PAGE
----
My niece Lexi starts kindergarten today. A big accomplishment for her.
And, in a way, for me.
She came pretty close to not having this aunt.
When she was ready to arrive on this earth, I looked like I was ready to leave it.
I was seriously ill and getting sicker. Doctors weren’t sure what was wrong with me. They suspected lymphoma, based on my symptoms, but they couldn’t find any lymphoma cells. (Without knowing specifically what type of lymphoma I had, they couldn’t treat it appropriately.)
And, boy, did they look. I had three bone marrow biopsies, at least four spinal taps, a multitude of scans over a 10-month period. They took out my spleen, thinking for sure that it would contain lymphoma cells. But no luck.
My spleen was three times the size of a healthy one and while I was getting worse and worse, it was traveling the country, from hospital to hospital and expert to expert, to see if doctors elsewhere could find what mine could not.
They were all stumped.
They treated me for CNS vasculitis, an inflammation of the blood vessels that affects the central nervous system.
Meanwhile, I was going downhill. I could barely speak or move. My doctors at the local hospital decided they had done all they could for me, including two sessions of plasmapheresis, taking all the blood out of my body and freezing it, then putting it back in. They were planning to hand me over to physicians at UCLA, but I was awaiting a bed.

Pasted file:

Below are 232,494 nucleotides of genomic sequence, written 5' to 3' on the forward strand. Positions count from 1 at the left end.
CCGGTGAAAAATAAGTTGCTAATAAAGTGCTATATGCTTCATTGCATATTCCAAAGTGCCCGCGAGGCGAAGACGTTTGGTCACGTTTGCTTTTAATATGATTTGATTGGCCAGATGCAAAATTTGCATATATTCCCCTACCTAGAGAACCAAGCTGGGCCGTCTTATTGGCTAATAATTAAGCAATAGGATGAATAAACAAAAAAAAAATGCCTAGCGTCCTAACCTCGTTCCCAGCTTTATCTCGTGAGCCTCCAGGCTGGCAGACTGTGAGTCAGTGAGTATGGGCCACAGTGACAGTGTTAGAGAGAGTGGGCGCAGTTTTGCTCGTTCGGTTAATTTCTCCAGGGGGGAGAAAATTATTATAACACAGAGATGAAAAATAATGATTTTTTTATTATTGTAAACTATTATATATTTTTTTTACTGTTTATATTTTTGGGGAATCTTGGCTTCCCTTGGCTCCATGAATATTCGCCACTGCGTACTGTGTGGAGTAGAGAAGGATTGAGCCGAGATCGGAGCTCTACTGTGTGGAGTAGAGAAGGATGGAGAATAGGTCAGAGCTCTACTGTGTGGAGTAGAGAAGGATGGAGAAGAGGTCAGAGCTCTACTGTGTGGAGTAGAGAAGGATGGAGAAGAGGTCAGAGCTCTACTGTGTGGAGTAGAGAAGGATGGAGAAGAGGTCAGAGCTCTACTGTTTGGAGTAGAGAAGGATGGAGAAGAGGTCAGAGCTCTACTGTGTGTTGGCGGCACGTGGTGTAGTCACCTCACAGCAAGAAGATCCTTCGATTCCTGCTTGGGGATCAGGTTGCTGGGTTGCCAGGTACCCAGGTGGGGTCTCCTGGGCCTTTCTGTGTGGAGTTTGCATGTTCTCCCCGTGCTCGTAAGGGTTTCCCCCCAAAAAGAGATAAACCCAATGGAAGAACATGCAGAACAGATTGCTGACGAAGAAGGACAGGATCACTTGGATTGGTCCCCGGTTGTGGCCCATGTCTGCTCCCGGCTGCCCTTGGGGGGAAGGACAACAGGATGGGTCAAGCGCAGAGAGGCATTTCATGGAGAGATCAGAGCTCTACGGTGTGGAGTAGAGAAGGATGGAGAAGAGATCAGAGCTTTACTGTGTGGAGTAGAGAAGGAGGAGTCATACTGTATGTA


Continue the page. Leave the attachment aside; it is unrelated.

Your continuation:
On March 14, 2006, the day Lexi, my brother’s daughter, was born, I was in the intensive care unit of my local hospital. I had been hospitalized for six weeks.
I was pretty much unresponsive. I was getting huge amounts of drugs, so when I awoke I was too foggy to interact. I would open my eyes occasionally but did not seem to really connect. Doctors had told my husband that they weren’t sure if I had suffered brain damage or not, or if in fact, I would survive.
Then around 2 p.m. I awoke, barely. My husband, Matt, told me about Lexi being born. He and the nurse saw me open my eyes and my mouth instantly and smile briefly.
It was a bright moment during an incredibly grave time. It gave everyone pulling for me a glimmer of hope -- that I was still me inside and that I somehow might come through this. I did.
(The doctors gave me drugs to forget most of what I went through. But I remember being told about Lexi being born.)
When my brother Kevin emailed a photo of my beautiful new niece, my husband printed an 8 by 10 color copy and showed it to me, I smiled and shed a tear.
He put it on my bulletin board. The photo moved from room to room with me as I worked my way through the hospital-rehabilitation labyrinth. It continued to bring a smile to me and to others who visited my room.
While Lexi lives out of state and I don’t see her often enough, I still smile at the adorable pictures of her my brother posts on Facebook.
And my heart is with her as she begins kindergarten.
She’s come a long way, baby. And so have I.